Anti-war protest continues
By Jesse Phelps
Mac Lojowski is quickly becoming
public enemy No. 1 in some Ojai circles. And an appreciated advocate
Lojowski was back at it again on Sunday, taking his free speech
and anti-war messages to the sidewalk in front of the Ojai Farmers'
Content to stay out of the street this time after a recent arrest
for blocking traffic, Lojowski was visible nevertheless, picketing
with three comrades with signs imploring the people of Ojai to
boycott the Farmers' Market until it readmits the Citizens for
a Peaceful Resolution and Amnesty International.
The two groups had tables set
up within the market for the last several months.
According to a flier distributed by Lojowski, "on Sunday,
March 23, Amnesty International and Ojai Citizens for a Peaceful
Resolution were forced to leave the Ojai Farmer's (sic) Market
because of their beliefs in non-violent peace in Iraq. The Management
said that some people felt 'uncomfortable' with the peaceful
views of the organizations."
Farmers' Market founder Cynthia Korman says that, in fact, Amnesty
International was never asked to leave. She agreed there was
discomfort but clarified that she wasn't trying to take sides
when she asked the Citizens for a Peaceful Resolution to move.
"I felt it was just too upsetting to have them involved
the Farmers' Market," she said.
We're not a political venue,
we're not a government entity," she said. "I don't
feel that the town should be split, I just don't want to add
to that. People were starting to argue at the market but I don't
think that's a good atmosphere."
Korman said she believes much could be solved with better communication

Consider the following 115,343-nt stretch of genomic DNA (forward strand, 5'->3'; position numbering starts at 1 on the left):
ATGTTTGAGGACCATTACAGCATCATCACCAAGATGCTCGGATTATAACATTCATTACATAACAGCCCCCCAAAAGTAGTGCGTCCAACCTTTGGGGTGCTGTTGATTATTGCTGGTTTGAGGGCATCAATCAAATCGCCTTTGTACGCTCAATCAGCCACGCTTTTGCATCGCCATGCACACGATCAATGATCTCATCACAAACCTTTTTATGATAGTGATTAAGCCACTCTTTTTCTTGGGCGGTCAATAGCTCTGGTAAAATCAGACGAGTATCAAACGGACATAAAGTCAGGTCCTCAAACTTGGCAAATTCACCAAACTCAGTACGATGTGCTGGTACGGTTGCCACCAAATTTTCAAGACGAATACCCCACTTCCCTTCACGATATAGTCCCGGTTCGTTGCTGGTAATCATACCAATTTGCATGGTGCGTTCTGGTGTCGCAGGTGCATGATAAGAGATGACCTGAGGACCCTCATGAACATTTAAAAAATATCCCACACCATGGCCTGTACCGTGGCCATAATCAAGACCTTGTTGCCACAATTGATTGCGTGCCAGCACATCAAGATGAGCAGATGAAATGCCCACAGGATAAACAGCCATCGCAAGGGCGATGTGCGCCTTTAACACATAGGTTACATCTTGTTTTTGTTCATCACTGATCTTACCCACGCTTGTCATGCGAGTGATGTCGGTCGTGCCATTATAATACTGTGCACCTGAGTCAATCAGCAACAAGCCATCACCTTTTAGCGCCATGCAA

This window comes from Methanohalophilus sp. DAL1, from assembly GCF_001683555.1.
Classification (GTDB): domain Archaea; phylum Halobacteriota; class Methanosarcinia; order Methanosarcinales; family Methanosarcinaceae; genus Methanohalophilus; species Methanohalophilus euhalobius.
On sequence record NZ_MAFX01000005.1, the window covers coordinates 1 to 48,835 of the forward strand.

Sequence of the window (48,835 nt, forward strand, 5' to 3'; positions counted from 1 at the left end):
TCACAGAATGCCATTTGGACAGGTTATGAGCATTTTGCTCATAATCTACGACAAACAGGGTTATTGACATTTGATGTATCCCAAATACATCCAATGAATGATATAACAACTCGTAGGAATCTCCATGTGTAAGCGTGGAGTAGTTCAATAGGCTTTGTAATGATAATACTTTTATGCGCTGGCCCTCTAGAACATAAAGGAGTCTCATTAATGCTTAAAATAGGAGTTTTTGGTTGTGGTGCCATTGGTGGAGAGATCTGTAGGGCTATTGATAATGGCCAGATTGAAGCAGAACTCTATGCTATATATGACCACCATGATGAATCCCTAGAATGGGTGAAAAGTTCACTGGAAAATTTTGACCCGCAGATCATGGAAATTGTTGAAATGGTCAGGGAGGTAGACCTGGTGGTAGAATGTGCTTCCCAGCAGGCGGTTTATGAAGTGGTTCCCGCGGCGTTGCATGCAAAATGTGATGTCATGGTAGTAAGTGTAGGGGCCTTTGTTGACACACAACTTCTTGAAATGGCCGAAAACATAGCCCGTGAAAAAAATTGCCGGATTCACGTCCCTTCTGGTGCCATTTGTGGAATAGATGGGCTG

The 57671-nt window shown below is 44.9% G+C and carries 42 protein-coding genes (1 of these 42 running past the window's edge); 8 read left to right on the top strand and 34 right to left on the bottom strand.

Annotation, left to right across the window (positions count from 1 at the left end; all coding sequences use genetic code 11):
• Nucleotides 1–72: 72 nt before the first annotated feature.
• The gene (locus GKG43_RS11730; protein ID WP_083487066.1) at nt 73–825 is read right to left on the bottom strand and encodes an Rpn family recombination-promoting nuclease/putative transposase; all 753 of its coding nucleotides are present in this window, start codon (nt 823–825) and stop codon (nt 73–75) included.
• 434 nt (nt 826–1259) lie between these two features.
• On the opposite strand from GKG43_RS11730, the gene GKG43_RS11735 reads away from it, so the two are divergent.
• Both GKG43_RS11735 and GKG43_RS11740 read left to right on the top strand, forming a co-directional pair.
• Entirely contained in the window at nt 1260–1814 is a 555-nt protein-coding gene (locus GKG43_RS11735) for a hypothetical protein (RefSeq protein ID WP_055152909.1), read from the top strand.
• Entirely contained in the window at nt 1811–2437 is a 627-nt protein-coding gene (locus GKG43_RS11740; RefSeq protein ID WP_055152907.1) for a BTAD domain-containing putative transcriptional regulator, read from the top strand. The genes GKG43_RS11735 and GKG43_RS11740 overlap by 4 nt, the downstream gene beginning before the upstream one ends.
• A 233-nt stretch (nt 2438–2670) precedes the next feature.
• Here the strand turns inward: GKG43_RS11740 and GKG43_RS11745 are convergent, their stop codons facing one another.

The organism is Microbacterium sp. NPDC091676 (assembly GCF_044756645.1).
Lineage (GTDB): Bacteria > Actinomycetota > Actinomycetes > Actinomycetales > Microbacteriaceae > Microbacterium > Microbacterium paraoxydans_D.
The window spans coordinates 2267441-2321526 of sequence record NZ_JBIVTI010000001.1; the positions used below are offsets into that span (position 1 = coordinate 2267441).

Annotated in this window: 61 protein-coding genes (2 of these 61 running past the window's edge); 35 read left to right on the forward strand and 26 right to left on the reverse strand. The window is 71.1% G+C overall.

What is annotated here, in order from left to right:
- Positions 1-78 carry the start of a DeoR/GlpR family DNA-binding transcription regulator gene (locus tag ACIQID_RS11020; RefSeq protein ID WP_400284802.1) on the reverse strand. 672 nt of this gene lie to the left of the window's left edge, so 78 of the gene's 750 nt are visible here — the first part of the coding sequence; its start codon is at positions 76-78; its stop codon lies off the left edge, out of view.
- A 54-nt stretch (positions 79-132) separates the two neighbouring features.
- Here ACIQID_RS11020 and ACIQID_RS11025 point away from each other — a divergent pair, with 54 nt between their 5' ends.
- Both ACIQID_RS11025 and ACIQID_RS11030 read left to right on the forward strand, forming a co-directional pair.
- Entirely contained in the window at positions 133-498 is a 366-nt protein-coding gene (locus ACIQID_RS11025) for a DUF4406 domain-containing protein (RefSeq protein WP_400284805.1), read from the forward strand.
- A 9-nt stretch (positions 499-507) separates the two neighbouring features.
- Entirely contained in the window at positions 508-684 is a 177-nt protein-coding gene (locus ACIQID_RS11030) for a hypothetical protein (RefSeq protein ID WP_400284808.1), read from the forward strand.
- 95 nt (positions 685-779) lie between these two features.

and added that Lojowski had not approached her, though a representative
of Citizens for a Peaceful Resolution had, to apologize. "(Lojowski)
has never spoken to me, he doesn't really know what's going on,"
she said. "They actually have been invited back. They may
come once a month. I told them they can come next weekend but
I haven't heard from them."
Lojowski said he plans to demonstrate and continue his call for
a boycott until the two organizations "are both welcomed
back into our community market."
A representative of Citizens for a Peaceful Resolution said she
appreciated having the forum to begin with but was concerned
about the timing of their removal. "I want to emphasize
that we are grateful that we've had the opportunity to have a
table at the Farmers' Market for as long as we have," said
"It's been a great space
for us and I feel that we have provided a service for the community.
We've disseminated a tremendous amount of information. But now
that the war has started, I feel it's very unfortunate that we
are asked to leave being that the information still needs to
be disseminated." She added that she was happy Lojowski
and his compatriots were making their presence felt.
For her part, Korman, says she's interested in providing a fun
place to be each week, an outlet for local farmers and that's
all. "I don't try to impose my political or religious views.
I don't want a contentious atmosphere," she said.
"I'm trying to sell strawberries.
I try to do what's best for the overall good of the farmers.
I feel that the community's been supportive and I try to give
back in a way that's productive and supportive."
The Ojai Valley News
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